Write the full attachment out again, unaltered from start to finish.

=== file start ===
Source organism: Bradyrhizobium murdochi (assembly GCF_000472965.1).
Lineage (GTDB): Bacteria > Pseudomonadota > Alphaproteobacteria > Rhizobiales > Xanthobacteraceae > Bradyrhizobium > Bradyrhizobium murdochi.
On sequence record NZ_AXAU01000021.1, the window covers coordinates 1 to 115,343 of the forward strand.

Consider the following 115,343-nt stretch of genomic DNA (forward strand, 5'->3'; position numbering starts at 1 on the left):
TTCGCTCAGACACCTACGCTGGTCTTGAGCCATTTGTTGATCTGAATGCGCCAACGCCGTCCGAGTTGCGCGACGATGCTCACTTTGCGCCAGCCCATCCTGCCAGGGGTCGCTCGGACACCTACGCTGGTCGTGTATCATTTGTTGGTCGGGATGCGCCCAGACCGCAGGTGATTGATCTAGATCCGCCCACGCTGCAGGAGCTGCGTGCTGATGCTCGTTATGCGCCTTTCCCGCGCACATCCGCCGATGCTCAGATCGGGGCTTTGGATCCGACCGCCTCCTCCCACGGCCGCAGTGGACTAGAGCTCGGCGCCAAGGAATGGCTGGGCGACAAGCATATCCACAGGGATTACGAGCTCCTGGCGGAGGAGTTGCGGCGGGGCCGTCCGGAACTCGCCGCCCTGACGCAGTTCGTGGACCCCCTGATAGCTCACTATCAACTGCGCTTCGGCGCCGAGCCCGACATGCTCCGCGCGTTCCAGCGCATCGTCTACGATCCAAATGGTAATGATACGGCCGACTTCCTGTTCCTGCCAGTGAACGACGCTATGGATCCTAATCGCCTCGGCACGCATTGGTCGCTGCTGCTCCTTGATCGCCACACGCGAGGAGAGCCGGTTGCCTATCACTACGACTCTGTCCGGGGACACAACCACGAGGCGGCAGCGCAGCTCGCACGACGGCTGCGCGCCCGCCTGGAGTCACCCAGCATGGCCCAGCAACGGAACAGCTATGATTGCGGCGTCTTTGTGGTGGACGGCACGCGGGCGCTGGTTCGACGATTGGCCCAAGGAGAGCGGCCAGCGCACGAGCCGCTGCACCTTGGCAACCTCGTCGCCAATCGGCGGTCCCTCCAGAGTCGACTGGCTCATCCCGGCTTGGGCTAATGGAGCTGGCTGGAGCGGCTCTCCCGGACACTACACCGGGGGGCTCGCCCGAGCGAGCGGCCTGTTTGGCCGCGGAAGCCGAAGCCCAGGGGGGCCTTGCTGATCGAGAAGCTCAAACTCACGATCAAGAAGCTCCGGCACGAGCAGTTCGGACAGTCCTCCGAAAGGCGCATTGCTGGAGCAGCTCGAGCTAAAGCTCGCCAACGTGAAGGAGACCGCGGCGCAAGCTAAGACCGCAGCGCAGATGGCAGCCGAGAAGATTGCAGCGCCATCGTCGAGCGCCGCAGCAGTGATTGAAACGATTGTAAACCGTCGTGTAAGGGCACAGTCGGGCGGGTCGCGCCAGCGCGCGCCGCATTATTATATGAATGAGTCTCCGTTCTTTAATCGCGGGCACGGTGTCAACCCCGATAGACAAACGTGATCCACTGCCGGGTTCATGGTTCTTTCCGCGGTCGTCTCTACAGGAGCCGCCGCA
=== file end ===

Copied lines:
Source organism: Bradyrhizobium murdochi (assembly GCF_000472965.1).
Lineage (GTDB): Bacteria > Pseudomonadota > Alphaproteobacteria > Rhizobiales > Xanthobacteraceae > Bradyrhizobium > Bradyrhizobium murdochi.
On sequence record NZ_AXAU01000021.1, the window covers coordinates 1 to 115,343 of the forward strand.

Consider the following 115,343-nt stretch of genomic DNA (forward strand, 5'->3'; position numbering starts at 1 on the left):
TTCGCTCAGACACCTACGCTGGTCTTGAGCCATTTGTTGATCTGAATGCGCCAACGCCGTCCGAGTTGCGCGACGATGCTCACTTTGCGCCAGCCCATCCTGCCAGGGGTCGCTCGGACACCTACGCTGGTCGTGTATCATTTGTTGGTCGGGATGCGCCCAGACCGCAGGTGATTGATCTAGATCCGCCCACGCTGCAGGAGCTGCGTGCTGATGCTCGTTATGCGCCTTTCCCGCGCACATCCGCCGATGCTCAGATCGGGGCTTTGGATCCGACCGCCTCCTCCCACGGCCGCAGTGGACTAGAGCTCGGCGCCAAGGAATGGCTGGGCGACAAGCATATCCACAGGGATTACGAGCTCCTGGCGGAGGAGTTGCGGCGGGGCCGTCCGGAACTCGCCGCCCTGACGCAGTTCGTGGACCCCCTGATAGCTCACTATCAACTGCGCTTCGGCGCCGAGCCCGACATGCTCCGCGCGTTCCAGCGCATCGTCTACGATCCAAATGGTAATGATACGGCCGACTTCCTGTTCCTGCCAGTGAACGACGCTATGGATCCTAATCGCCTCGGCACGCATTGGTCGCTGCTGCTCCTTGATCGCCACACGCGAGGAGAGCCGGTTGCCTATCACTACGACTCTGTCCGGGGACACAACCACGAGGCGGCAGCGCAGCTCGCACGACGGCTGCGCGCCCGCCTGGAGTCACCCAGCATGGCCCAGCAACGGAACAGCTATGATTGCGGCGTCTTTGTGGTGGACGGCACGCGGGCGCTGGTTCGACGATTGGCCCAAGGAGAGCGGCCAGCGCACGAGCCGCTGCACCTTGGCAACCTCGTCGCCAATCGGCGGTCCCTCCAGAGTCGACTGGCTCATCCCGGCTTGGGCTAATGGAGCTGGCTGGAGCGGCTCTCCCGGACACTACACCGGGGGGCTCGCCCGAGCGAGCGGCCTGTTTGGCCGCGGAAGCCGAAGCCCAGGGGGGCCTTGCTGATCGAGAAGCTCAAACTCACGATCAAGAAGCTCCGGCACGAGCAGTTCGGACAGTCCTCCGAAAGGCGCATTGCTGGAGCAGCTCGAGCTAAAGCTCGCCAACGTGAAGGAGACCGCGGCGCAAGCTAAGACCGCAGCGCAGATGGCAGCCGAGAAGATTGCAGCGCCATCGTCGAGCGCCGCAGCAGTGATTGAAACGATTGTAAACCGTCGTGTAAGGGCACAGTCGGGCGGGTCGCGCCAGCGCGCGCCGCATTATTATATGAATGAGTCTCCGTTCTTTAATCGCGGGCACGGTGTCAACCCCGATAGACAAACGTGATCCACTGCCGGGTTCATGGTTCTTTCCGCGGTCGTCTCTACAGGAGCCGCCGCA